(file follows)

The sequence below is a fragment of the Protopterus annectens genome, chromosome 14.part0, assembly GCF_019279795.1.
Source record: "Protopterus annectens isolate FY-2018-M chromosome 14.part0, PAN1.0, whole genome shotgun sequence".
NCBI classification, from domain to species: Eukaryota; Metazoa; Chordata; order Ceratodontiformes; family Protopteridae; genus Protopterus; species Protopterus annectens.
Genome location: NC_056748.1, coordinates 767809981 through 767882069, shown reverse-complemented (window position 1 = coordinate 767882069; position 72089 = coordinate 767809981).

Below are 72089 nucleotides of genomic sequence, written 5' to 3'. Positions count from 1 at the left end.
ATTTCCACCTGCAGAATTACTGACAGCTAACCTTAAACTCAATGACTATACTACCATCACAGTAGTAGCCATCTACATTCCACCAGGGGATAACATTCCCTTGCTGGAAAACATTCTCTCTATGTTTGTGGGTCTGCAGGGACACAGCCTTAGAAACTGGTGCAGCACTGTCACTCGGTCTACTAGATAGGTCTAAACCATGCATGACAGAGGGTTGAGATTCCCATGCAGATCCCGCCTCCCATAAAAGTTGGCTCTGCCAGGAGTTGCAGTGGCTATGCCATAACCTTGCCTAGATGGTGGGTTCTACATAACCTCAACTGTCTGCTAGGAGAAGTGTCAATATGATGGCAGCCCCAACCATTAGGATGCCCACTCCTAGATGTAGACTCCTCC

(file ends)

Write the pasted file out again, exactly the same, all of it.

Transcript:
The sequence below is a fragment of the Protopterus annectens genome, chromosome 14.part0, assembly GCF_019279795.1.
Source record: "Protopterus annectens isolate FY-2018-M chromosome 14.part0, PAN1.0, whole genome shotgun sequence".
NCBI classification, from domain to species: Eukaryota; Metazoa; Chordata; order Ceratodontiformes; family Protopteridae; genus Protopterus; species Protopterus annectens.
Genome location: NC_056748.1, coordinates 767809981 through 767882069, shown reverse-complemented (window position 1 = coordinate 767882069; position 72089 = coordinate 767809981).

Below are 72089 nucleotides of genomic sequence, written 5' to 3'. Positions count from 1 at the left end.
ATTTCCACCTGCAGAATTACTGACAGCTAACCTTAAACTCAATGACTATACTACCATCACAGTAGTAGCCATCTACATTCCACCAGGGGATAACATTCCCTTGCTGGAAAACATTCTCTCTATGTTTGTGGGTCTGCAGGGACACAGCCTTAGAAACTGGTGCAGCACTGTCACTCGGTCTACTAGATAGGTCTAAACCATGCATGACAGAGGGTTGAGATTCCCATGCAGATCCCGCCTCCCATAAAAGTTGGCTCTGCCAGGAGTTGCAGTGGCTATGCCATAACCTTGCCTAGATGGTGGGTTCTACATAACCTCAACTGTCTGCTAGGAGAAGTGTCAATATGATGGCAGCCCCAACCATTAGGATGCCCACTCCTAGATGTAGACTCCTCC